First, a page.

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  1. 1. VI FOREIGN EXCHANGE MARKET6.1 Globally, operations in the foreign exchange the measures initiated by the Reserve Bank andmarket started in a major way after the breakdown of identify areas for further liberalisation or relaxationthe Bretton Woods system in 1971, which also marked of restrictions in a medium-term framework.the beginning of floating exchange rate regimes in 6.4 The momentous developments over the pastseveral countries. Over the years, the foreign few years are reflected in the enhanced risk-bearingexchange market has emerged as the largest market capacity of banks along with rising foreign exchangein the world. The decade of the 1990s witnessed a trading volumes and finer margins. The foreignperceptible policy shift in many emerging markets exchange market has acquired depth (Reddy, 2005).towards reorientation of their financial markets in The conditions in the foreign exchange market haveterms of new products and instruments, development also generally remained orderly (Reddy, 2006c).of institutional and mar ket infrastr ucture and While it is not possible for any country to remainrealignment of regulatory structure consistent with the completely unaffected by developments inliberalised operational framework. The changing international markets, India was able to keep thecontours were mirrored in a rapid expansion of foreign spillover effect of the Asian crisis to a minimumexchange market in terms of participants, transaction through constant monitoring and timely action,volumes, decline in transaction costs and more including recourse to strong monetary measures,efficient mechanisms of risk transfer. when necessary, to prevent emergence of self-6.2 The origin of the foreign exchange market in fulfilling speculative activities (Mohan, 2006a).India could be traced to the year 1978 when banks 6.5 Against the above background, this chapterin India were permitted to undertake intra-day trade attempts to analyse the role of the central bank inin foreign exchange. However, it was in the 1990s developing the foreign exchange market. Section Ithat the Indian foreign exchange market witnessed provides a brief review of different exchange ratefar reaching changes along with the shifts in the regimes being followed in emerging mar ketcurrency regime in India. The exchange rate of the economies (EMEs). Section II traces the evolution ofrupee, that was pegged earlier was floated partially India’s foreign exchange market in line with the shiftsin March 1992 and fully in March 1993 following the in India’s exchange rate policies in the post-recommendations of the Report of the High Level independence period from the pegged to the marketCommittee on Balance of Payments (Chairman: Dr.C. determined regime. Various regulatory and policyRangarajan). The unification of the exchange rate initiatives taken by the Reser ve Bank and thewas instrumental in developing a market-determined Government of India for developing the foreignexchange rate of the rupee and an important step in exchange market in the market determined set upthe progress towards current account convertibility, have also been highlighted. Section III presents awhich was achieved in August 1994. detailed overview of the current foreign exchange6.3 A further impetus to the development of the market structure in India. It also analyses the availableforeign exchange market in India was provided with market infrastructure in terms of market players,the setting up of an Exper t Group on Foreign trading platfor m, instr uments and settlementExchange Markets in India (Chairman: Shri O.P. mechanisms. Section IV assesses the performanceSodhani), which submitted its report in June 1995. of the Indian foreign exchange market in terms ofThe Group made several recommendations for liquidity and efficiency. The increase in turnover indeepening and widening of the Indian foreign both onshore and offshore markets is highlighted inexchange market. Consequently, beginning from this section. Empirical exercises have also beenJanuary 1996, wide-ranging reforms have been attempted to assess the behaviour of forward premia,undertaken in the Indian foreign exchange market. bid-ask spreads and mar ket tur nover. HavingAfter almost a decade, an Internal Technical Group delineated the mar ket profile, Section V thenon the Foreign Exchange Mar ket (2005) was discusses the journey of the Indian foreign exchangeconstituted to undertake a comprehensive review of market since the early 1990s, especially through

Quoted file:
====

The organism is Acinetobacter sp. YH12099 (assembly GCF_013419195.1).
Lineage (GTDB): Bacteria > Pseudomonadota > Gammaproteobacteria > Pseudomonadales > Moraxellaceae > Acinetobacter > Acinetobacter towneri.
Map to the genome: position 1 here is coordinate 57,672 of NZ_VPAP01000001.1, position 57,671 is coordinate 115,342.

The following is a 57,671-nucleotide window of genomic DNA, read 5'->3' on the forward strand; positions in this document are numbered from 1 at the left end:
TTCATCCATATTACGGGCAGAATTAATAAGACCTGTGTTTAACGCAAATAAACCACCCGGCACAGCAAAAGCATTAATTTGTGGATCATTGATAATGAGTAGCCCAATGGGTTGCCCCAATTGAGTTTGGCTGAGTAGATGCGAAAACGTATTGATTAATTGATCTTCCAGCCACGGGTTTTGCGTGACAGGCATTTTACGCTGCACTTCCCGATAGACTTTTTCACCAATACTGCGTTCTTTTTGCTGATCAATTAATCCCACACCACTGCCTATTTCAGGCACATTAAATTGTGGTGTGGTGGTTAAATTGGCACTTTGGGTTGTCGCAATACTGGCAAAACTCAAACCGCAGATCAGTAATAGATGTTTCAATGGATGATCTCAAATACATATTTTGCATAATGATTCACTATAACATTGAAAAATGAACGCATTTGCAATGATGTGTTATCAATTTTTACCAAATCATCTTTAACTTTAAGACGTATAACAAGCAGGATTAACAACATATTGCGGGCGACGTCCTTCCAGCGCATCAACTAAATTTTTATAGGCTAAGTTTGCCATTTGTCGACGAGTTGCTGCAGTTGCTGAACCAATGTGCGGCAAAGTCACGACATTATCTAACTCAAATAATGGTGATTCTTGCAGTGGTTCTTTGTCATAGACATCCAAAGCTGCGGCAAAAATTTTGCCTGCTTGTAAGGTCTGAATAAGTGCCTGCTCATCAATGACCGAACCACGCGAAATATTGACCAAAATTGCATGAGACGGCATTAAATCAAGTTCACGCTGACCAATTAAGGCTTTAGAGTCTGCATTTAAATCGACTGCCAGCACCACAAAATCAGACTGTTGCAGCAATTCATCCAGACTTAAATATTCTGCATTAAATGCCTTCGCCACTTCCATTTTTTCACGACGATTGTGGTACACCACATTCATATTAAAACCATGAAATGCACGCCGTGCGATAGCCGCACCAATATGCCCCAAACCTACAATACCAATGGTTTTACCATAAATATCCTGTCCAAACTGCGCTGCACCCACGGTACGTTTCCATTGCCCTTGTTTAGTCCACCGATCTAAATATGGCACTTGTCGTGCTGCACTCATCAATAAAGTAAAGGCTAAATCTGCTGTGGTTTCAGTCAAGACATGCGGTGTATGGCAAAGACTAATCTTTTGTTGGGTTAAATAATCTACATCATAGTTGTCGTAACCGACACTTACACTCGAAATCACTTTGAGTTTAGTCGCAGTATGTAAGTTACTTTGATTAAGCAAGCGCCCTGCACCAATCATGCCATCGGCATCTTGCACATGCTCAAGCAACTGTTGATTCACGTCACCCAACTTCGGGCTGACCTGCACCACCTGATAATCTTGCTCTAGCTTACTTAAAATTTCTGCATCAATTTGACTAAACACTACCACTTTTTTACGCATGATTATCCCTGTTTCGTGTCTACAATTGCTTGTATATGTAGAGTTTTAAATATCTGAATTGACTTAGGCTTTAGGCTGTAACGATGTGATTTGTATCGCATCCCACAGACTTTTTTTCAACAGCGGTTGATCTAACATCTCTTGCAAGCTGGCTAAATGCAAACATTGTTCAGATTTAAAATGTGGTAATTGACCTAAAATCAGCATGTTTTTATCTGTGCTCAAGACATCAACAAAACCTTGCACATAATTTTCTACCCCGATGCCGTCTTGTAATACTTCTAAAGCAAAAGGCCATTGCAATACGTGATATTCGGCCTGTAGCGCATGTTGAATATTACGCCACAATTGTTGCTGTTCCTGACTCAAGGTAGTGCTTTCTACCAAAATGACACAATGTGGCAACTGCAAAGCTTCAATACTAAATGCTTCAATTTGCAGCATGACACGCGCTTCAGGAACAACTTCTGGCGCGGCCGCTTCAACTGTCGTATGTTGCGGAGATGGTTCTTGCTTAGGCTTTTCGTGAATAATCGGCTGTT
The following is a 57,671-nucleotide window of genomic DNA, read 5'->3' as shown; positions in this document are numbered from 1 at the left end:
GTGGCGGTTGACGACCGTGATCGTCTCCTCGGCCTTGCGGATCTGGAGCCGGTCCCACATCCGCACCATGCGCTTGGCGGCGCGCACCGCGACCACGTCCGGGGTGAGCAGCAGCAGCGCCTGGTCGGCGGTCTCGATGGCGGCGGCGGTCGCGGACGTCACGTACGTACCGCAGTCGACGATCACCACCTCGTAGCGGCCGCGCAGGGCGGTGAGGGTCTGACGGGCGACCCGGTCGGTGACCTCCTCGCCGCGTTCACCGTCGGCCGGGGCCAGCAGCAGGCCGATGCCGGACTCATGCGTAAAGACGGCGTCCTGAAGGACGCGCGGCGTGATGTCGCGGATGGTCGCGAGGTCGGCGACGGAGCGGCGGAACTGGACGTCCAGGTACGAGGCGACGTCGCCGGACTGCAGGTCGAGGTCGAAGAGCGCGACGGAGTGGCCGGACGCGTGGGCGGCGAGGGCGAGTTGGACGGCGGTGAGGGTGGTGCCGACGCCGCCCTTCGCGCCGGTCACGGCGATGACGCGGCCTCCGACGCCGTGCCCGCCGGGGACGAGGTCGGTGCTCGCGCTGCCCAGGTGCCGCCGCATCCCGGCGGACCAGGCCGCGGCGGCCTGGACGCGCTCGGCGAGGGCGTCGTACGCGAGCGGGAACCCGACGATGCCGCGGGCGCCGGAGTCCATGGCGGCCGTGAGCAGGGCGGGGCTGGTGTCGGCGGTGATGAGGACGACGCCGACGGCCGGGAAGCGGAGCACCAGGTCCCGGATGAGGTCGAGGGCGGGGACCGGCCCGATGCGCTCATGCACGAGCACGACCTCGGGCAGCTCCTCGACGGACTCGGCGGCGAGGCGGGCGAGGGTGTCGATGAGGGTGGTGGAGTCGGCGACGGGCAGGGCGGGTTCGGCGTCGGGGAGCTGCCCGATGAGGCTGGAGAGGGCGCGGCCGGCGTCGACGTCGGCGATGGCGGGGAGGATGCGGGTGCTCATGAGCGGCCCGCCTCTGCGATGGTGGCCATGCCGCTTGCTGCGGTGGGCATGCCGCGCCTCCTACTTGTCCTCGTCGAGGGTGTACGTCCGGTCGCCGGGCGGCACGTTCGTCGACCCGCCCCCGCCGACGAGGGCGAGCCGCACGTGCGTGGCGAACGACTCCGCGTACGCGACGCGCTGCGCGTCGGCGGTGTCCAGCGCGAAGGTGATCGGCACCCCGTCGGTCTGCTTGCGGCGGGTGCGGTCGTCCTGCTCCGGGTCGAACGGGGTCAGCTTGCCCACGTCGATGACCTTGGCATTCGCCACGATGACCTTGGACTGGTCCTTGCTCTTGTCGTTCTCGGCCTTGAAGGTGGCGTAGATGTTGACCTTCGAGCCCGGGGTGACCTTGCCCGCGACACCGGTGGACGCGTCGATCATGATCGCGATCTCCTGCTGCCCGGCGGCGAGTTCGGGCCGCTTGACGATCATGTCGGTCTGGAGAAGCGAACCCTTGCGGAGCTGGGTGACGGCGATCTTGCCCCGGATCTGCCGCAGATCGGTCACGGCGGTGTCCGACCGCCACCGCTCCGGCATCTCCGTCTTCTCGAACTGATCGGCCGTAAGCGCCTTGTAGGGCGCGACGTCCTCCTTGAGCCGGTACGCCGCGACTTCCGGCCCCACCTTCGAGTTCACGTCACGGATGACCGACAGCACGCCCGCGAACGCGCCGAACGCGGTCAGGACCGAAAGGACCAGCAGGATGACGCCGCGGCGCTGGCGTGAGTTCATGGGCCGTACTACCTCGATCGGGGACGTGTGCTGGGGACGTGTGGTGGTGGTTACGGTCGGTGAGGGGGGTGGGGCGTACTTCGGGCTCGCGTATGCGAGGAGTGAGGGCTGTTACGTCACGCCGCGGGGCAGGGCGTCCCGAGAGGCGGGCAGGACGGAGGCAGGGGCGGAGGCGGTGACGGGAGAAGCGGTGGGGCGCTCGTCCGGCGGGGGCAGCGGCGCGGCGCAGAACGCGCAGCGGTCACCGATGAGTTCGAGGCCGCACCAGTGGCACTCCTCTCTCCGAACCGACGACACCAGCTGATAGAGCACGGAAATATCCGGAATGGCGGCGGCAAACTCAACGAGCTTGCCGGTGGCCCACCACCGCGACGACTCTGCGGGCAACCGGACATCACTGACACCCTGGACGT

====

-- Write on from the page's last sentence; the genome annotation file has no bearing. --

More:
2. 2. REPORT ON CURRENCY AND FINANCEperiods of volatility and its management by the (iii) reserves should at least be sufficient to take careauthorities. As central bank intervention has been an of fluctuations in capital flows and liquidity at riskimportant element of managing volatility in the foreign (Jalan, 2003).exchange market, its need and effectiveness in a 6.9 Broadly, the overall distribution of exchangemarket determined exchange rate and open capital rate regimes across the globe among main categoriesregime has been examined in Section VI. Section VII remained more or less stable during 2001-06, thoughmakes certain suggestions with a view to further there was a tendency for some countries to shiftdeepening the foreign exchange market so that it can across and within exchange regimes (Table 6.1). Asmeet the challenges of an integrated world. Section at end-April 2006, there were more floating regimesVIII sums up the discussions. (79 countries including 53 managed floats and 26 independent floats) than soft pegs (60 countries) orI. EXCHANGE RATE REGIMES IN EMERGING hard pegs (48 countries) (Exhibit VI.1). Managed MARKETS floats are found in all par ts of the globe, while6.6 The regulatory framework governing the conventional fixed pegs are mostly observed in theforeign exchange market and the operational freedom Middle East, the North Africa and parts of Asia. Onavailable to market participants is, to a large extent, the other hand, hard pegs are found primarily ininfluenced by the exchange rate regime followed by Europe, Sub-Saharan Africa (the CFA zones) andan economy. In this section, therefore, we take a look small island economies (for instance, in the Easternat the exchange rate regimes that the EMEs have Caribbean). While 20 countries moved from a softadopted during the 1990s. peg to a floating regime during the past four years, this was offset by a similar number of other countries6.7 The experience with capital flows in the abandoning the floating arrangements in favour of1990s has had an important bearing on the choice soft pegs.of the exchange rate regime by EMEs in recentyears. The emphasis on corner solutions - a fixed 6.10 The substantial movement between soft pegspeg a la the currency board without monetary policy and floating regimes suggests that floating is notindependence or a freely floating exchange rate necessarily a durable state, particularly for lower andretaining discretionary conduct of monetary policy - middle-income countries, whereas there appears tois distinctly on the decline. The trend seems to be be a greater state of flux between managed floatingclearly in favour of inter mediate regimes with and pegged arrangements in high-income features and with no fixed targets The frequency with which countries fall back to pegsfor the level of the exchange rate. after a relatively short spell in floating suggests that many countries face institutional and operational6.8 An impor tant feature of the conduct of constraints to floating. The preference for tightermonetary policy in recent years has been the foreign management seems to have intensified recently as aexchange market interventions either by the central number of countries have enjoyed strong externalbank on its own behalf or on behalf of public sector demand and capital inflows. Other notable trendsentities to ensure orderly conditions in markets and included a shift away from currency baskets, with theto fight extreme market turbulence (Box VI.1). US dollar remaining the currency of choice forBesides, EMEs, in general, have also been countries with hard pegs as well as soft pegs. Oneaccumulating foreign exchange reserves as an third of the dollar pegs are hard pegs and theinsurance against shocks. It is a combination of remaining are soft pegs. The choice of the US dollarthese strategies which will guide monetar y for countries with soft pegs reflects its continuedauthorities through the impossible trinity of a fixed importance as an invoicing currency and a high shareexchange rate, open capital account and an of trade with the US or other countries that peg toindependent monetary policy (Mohan, 2003). The the US dollar. The euro is the second most importantdebate on appropriate policies relating to foreign currency and serves as an exchange rate anchor forexchange markets has now converged around some countries in Europe and the CFA franc zone in Africa.generally accepted views: (i) exchange rates shouldbe flexible and not fixed or pegged; (ii) there is 6.11 During the last 15 years, there was acontinuing need for many emerging mar ket general tendency among the emerging marketeconomies to be able to inter vene or manage economies to adopt a more flexible exchange rateexchange rates- to some degree - if movements are regime (Table 6.2). In emerging Asia, there is a broadbelieved to be destablising in the short run; and consensus that the soft US dollar peg operated by a 212